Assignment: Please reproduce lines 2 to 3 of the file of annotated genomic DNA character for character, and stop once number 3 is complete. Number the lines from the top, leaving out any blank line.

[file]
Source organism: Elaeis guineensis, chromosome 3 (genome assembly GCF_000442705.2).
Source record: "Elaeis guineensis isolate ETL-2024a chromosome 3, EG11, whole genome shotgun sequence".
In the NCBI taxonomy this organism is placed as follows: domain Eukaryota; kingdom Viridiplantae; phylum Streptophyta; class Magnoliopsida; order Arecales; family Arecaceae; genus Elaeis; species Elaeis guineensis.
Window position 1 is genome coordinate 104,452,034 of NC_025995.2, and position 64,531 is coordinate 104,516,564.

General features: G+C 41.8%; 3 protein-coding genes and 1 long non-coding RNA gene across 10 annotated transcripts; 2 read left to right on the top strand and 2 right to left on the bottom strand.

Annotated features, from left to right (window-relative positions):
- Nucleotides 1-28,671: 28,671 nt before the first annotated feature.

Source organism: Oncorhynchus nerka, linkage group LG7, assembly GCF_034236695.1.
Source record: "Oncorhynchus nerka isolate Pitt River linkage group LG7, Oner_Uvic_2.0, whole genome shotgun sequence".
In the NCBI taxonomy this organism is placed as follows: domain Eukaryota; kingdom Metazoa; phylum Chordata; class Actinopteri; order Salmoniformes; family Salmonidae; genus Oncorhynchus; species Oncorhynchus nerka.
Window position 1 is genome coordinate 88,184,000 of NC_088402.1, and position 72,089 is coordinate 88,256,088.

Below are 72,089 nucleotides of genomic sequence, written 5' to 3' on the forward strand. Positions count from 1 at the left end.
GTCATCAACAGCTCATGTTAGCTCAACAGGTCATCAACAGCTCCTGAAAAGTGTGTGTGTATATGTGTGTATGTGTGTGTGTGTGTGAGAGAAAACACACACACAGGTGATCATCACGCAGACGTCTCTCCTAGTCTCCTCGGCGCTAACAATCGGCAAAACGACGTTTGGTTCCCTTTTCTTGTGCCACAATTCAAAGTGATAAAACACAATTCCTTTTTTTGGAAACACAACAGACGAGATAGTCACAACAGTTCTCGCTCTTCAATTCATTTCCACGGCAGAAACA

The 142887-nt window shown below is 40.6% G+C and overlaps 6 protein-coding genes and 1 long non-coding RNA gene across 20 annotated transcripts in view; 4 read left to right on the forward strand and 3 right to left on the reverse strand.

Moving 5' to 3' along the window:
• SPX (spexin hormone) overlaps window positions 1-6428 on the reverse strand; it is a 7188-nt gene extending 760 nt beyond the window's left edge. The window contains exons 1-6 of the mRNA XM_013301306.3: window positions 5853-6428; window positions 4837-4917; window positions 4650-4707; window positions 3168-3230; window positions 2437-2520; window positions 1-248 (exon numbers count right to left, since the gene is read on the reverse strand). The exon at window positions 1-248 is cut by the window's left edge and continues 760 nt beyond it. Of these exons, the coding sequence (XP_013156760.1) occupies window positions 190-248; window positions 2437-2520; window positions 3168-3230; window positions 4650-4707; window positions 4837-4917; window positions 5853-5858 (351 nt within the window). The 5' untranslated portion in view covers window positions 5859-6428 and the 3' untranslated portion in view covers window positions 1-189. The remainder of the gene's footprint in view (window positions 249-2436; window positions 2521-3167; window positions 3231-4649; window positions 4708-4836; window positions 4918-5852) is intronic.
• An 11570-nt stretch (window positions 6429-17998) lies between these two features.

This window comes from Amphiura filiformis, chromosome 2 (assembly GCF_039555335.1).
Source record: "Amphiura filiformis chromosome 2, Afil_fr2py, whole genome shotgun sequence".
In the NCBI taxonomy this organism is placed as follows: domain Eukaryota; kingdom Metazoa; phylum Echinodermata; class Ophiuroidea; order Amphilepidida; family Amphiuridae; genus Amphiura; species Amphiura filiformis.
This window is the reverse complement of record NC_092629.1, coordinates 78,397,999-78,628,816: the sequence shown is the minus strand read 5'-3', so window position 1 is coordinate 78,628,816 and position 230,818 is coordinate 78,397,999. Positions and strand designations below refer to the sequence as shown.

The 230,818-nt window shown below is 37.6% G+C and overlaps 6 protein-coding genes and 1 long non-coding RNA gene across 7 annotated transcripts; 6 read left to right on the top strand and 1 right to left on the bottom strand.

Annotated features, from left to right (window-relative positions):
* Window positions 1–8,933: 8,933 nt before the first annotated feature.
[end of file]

Source record: "Elaeis guineensis isolate ETL-2024a chromosome 3, EG11, whole genome shotgun sequence".
In the NCBI taxonomy this organism is placed as follows: domain Eukaryota; kingdom Viridiplantae; phylum Streptophyta; class Magnoliopsida; order Arecales; family Arecaceae; genus Elaeis; species Elaeis guineensis.